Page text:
Whenever Chicago is discussed as a new hub for digital business startups, boosters inevitably cite Groupon because it has become unbelievably big, unbelievably fast. Critics inevitably stress the unbelievable part.
Management of the discount Web giant has not done any favors for itself or this city, whose reputation as a startup incubator has become tethered to it, with what the company acknowledged last week. It's facing its latest accounting screw-up, formally conceding "a material weakness in its internal controls."
This "weakness" most recently showed up as a revised, bigger loss in the fourth quarter, a three-month stretch that analysts expected would deliver the company's first profit.
Groupon said it underestimated the amount of money it needed to set aside for customer refunds. The foul-up occurred because the company was unprepared for the fact that higher-priced transactions required a greater reserve.
But it's an all-too-familiar stumbling block for Groupon Executive Chairman Eric Lefkofsky, Chief Executive Andrew Mason and the venture they co-founded less than 31/2 years ago and is valued at $9.7 billion. And it continues to undercut faith in a business model far too many already view with skepticism.
"Whenever you have a young company, especially with young leadership, there are wizened old faces that are skeptical about the young guys pulling off what they've set off to do," said James Post, a professor at the Boston University School of Management.
"Groupon's had a tremendous run. Most observers would say they're at a critical point in their life history, and the thing about critical points is they can go one way or the other," Post said. "It's going to be the skill of that management team that makes the difference."
Many have made big bets on Groupon, despite all the questions about its sustainability. There are the businesses that use it as a marketing tool, and the consumers who use it as a way to save cash. Then there are the investors who saw an IPO introduced at $20 in November rise as high as $26, only to see a decline exacerbated by the most recent revelations. Shares are now down to about $15.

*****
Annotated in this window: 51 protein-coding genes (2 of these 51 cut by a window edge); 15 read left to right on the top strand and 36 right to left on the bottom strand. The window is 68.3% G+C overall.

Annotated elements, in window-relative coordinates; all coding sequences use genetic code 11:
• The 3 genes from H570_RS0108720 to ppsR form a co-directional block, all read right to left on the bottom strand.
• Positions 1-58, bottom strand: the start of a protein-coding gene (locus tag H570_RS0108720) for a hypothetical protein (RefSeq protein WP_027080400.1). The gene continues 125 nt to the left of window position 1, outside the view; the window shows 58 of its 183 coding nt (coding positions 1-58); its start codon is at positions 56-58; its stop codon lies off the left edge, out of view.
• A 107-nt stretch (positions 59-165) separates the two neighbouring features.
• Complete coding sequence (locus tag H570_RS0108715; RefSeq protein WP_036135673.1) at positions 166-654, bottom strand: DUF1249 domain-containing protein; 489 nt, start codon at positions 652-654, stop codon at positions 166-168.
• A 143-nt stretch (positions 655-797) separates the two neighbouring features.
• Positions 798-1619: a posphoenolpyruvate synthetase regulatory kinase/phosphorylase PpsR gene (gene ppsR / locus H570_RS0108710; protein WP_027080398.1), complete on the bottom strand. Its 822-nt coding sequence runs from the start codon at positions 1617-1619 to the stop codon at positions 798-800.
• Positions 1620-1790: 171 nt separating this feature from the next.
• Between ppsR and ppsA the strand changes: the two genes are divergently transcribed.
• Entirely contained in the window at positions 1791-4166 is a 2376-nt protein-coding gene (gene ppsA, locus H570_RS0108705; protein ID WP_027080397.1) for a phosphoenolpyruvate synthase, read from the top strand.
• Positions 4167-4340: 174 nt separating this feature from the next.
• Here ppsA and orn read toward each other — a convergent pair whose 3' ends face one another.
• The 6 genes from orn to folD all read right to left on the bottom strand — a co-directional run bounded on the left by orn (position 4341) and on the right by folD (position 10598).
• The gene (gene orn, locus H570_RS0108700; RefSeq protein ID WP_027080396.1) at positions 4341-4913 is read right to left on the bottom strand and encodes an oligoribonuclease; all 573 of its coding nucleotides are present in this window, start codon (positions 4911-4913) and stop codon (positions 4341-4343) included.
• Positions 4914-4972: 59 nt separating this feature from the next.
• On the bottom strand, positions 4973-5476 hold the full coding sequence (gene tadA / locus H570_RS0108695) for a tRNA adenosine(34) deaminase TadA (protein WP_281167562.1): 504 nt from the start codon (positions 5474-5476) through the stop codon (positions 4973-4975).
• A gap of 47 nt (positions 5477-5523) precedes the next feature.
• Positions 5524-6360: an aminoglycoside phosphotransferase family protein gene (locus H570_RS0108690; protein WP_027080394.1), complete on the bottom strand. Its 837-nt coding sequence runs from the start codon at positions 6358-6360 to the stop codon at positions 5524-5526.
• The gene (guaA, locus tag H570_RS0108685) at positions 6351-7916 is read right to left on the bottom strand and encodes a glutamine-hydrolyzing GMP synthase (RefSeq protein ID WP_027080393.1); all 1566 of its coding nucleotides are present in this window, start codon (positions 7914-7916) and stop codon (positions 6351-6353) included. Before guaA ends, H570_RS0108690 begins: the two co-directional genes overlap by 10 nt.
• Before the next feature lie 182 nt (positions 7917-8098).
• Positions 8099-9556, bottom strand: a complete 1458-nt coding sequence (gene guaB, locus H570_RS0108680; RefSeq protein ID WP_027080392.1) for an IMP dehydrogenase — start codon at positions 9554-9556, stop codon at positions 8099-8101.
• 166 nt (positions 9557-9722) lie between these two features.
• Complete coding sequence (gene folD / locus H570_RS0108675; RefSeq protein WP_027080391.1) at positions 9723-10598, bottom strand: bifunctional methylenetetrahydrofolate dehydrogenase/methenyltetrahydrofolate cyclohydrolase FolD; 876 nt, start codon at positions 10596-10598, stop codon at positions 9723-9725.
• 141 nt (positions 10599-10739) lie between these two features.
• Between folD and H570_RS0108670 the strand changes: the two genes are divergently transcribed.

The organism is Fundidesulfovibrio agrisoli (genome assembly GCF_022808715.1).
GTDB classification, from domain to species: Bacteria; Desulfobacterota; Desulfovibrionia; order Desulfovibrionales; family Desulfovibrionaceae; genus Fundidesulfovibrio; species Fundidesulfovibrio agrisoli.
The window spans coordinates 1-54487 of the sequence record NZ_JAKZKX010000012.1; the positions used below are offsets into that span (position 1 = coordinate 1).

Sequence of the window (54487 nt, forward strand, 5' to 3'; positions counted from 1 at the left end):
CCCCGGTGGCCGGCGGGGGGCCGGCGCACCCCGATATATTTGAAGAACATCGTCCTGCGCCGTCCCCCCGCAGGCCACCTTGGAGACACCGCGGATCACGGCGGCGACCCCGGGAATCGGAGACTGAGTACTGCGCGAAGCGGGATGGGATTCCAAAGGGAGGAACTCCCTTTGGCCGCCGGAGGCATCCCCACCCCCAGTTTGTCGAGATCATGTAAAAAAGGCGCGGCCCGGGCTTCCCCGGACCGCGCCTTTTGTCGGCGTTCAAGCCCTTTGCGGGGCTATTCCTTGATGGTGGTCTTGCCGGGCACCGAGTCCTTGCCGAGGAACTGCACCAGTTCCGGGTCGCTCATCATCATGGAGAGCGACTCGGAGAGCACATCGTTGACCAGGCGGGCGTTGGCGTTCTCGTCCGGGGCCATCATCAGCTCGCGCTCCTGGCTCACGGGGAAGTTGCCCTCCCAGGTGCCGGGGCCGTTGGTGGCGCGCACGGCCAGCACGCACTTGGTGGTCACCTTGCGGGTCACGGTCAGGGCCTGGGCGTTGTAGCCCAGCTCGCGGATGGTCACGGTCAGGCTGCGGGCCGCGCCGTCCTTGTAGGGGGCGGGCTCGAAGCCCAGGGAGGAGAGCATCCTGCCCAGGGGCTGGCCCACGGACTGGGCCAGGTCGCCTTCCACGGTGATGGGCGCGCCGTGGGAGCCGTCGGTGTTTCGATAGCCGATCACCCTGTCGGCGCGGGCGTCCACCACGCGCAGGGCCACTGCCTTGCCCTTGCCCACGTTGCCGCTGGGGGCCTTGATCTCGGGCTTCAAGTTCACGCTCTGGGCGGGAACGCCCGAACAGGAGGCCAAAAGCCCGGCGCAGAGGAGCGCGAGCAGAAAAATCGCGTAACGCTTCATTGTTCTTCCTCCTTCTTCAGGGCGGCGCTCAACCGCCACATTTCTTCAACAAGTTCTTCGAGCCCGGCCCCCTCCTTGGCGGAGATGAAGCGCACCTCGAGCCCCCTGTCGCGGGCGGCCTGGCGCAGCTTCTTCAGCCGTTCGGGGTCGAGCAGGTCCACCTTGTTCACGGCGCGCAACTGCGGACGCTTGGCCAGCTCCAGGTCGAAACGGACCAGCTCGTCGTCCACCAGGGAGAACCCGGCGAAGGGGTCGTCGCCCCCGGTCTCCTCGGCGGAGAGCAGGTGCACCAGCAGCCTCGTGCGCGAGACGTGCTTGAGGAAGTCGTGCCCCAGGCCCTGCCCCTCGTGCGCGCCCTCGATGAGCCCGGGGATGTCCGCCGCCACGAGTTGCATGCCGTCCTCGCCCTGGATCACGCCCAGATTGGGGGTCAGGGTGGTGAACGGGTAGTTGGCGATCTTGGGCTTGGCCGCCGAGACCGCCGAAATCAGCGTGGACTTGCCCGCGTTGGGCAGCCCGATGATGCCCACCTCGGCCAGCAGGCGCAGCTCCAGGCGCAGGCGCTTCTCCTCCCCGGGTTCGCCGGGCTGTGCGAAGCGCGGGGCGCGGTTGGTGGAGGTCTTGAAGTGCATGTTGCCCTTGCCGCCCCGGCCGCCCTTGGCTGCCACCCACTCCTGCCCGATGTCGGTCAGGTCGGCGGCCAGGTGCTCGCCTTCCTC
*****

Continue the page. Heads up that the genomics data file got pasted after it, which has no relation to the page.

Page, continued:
Beyond the market's shaken confidence, the Securities and Exchange Commission is said to be looking into this latest gaffe, as are investors' lawyers.
Few stakeholders, however, have as much riding on the nascent company as Chicago and its hopes to become a Midwestern hub for tech startups.
Less than 5 percent of this city's tech talent is with Groupon, estimates Matt Moog, founder and chief executive of Viewpoints.com and a leader in Chicago's digital startup scene. But he concedes Groupon casts a far larger shadow when outsiders look to whether this is a fertile place for an entrepreneur to launch a company worth $10 billion to $20 billion.
"If you're looking at our national reputation, it's important that Groupon succeed," Moog said. "This is a setback. But is it more perception than a substantive problem with the business? If there were fewer merchants (participating in Groupon deals) or there were fewer consumers taking advantage of the deals, I'd worry about that a lot more than I would worry about a short-term accounting issue."
Taken in and of itself, that might be all it's seen as. But that means disregarding that this is a company that has gone without a chief operating officer since Margo Georgiadis returned to Google just five months after Groupon hired her away last year.